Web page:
Biorisk Management and Antibiotic Susceptibility Pattern of Biofilm producing Pseudomonas aeruginosa Isolated from Broiler Chicken: A Public Health Concern

Biorisk Management of Biofilm producing Pseudomonas aeruginosa from Broiler Chicken




Pseudomonas aeruginosa, biofilm, Multidrug resistance, laboratory infections, biorisk management, Antibiotics


Control of biosecurity and biosecurity within poultry consists of a set of practical measures meant to prevent and control the spread of disease between people and animals. Infections, caused mainly by zoonotic agents, occur frequently due to the lack of safety monitoring regulations, as well as the inappropriate use of antimicrobial products, leading to the emergence of antimicrobial-resistant microorganisms. Pseudomonas aeruginosa, often known as the MDR pathogen has evolved resistance to multiple antibiotics. Because of its propensity to build biofilms in meat and other food products, P. aeruginosa is even more resilient to the phenomenon of drug resistance which is a major public health issue. Standard microbiological and biochemical tests were used to isolate and identify P. aeruginosa from a total of 100 meat samples (20 from each district from broiler chicken meat) gathered from various butcher shops and supermarkets. The Kirby Bauer method was used to identify antibiotic resistance, while the microtiter plate test was used to monitor biofilm formation. It was found that P. aeruginosa was identified from 22% of the broiler chicken meat samples and showed resistance to Cloxacillin, teicoplanin, ciprofloxacin, imipenem, and meropenem, followed by linezolid, streptomycin, amikacin, compound sulphonamide, aztreonam and cefepime which showed intermediate resistance. Multiple Antibiotic Resistance Index (MARI) was calculated as 0.45 for a total of 11 antibiotics. Also, all 22 MDR isolates of P. aeruginosa tested positive for the presence of the biofilm. In conclusion, it was determined that chicken meat was contaminated with Pseudomonas aeruginosa, and these strains that produce biofilms are more resistant to antibiotics. Thus, there is a serious threat to public health from biofilm-forming isolates found in broiler chickens.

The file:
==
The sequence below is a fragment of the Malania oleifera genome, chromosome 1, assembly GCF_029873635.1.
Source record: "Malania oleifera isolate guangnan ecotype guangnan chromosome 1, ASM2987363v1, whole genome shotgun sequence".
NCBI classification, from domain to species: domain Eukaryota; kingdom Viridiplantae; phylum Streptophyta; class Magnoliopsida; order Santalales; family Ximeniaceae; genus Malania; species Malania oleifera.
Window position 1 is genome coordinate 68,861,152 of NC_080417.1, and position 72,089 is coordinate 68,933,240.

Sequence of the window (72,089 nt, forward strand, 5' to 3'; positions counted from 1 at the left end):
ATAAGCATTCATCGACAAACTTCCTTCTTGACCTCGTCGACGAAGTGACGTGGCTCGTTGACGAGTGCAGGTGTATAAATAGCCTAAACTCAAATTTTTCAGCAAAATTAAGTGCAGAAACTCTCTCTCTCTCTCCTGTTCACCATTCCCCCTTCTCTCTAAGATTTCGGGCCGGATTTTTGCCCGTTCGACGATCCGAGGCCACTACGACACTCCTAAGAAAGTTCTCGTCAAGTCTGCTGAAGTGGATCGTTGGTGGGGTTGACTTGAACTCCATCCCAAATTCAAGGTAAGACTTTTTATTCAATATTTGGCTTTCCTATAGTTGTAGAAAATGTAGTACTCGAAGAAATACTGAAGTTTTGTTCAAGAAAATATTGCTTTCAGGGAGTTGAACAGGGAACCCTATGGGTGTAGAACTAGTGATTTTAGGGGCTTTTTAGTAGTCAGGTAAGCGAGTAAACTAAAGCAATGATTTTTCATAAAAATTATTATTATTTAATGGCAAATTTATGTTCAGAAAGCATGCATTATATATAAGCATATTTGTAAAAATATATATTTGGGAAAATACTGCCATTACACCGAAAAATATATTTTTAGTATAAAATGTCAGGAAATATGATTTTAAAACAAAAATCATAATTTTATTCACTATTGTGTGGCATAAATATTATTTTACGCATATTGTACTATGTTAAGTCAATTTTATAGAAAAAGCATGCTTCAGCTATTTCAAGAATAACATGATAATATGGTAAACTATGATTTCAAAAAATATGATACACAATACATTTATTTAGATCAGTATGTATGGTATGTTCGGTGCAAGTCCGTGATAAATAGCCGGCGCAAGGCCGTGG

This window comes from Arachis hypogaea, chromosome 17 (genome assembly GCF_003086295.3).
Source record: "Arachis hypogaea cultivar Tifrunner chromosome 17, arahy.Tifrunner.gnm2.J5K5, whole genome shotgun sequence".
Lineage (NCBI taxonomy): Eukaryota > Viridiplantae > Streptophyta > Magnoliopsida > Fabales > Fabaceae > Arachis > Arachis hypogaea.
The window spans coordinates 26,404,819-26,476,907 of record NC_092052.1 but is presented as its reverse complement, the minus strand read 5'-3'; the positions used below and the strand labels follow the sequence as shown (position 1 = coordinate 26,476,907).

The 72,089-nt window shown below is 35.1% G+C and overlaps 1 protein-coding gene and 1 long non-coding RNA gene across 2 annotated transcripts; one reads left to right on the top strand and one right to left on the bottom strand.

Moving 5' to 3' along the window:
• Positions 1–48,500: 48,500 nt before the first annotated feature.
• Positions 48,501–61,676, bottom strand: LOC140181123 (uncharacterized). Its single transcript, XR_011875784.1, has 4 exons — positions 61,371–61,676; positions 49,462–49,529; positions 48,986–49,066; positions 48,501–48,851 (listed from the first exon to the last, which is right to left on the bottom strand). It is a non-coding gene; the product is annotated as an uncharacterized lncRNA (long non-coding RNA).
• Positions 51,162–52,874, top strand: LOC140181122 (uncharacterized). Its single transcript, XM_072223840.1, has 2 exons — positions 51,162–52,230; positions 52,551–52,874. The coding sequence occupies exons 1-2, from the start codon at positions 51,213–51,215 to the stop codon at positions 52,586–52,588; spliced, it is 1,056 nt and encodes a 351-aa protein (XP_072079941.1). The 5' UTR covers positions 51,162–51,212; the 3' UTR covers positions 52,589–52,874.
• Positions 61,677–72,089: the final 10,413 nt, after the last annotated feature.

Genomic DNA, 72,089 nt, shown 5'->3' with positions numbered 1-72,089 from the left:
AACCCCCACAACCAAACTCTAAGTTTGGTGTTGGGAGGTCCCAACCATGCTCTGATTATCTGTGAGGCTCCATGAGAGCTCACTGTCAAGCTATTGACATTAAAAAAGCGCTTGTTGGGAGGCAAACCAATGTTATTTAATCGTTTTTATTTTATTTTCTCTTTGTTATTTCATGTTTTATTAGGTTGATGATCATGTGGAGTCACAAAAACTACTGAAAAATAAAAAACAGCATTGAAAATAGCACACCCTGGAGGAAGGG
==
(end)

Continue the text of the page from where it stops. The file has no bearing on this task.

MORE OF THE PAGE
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How to Cite

Mehmood, S., Ali, K., Bashir, A., Farid, N., Fatima, K., & Naz, S. (2023). Biorisk Management and Antibiotic Susceptibility Pattern of Biofilm producing Pseudomonas aeruginosa Isolated from Broiler Chicken: A Public Health Concern: Biorisk Management of Biofilm producing Pseudomonas aeruginosa from Broiler Chicken. Proceedings of the Pakistan Academy of Sciences: B. Life and Environmental Sciences, 60(3), 497–503.



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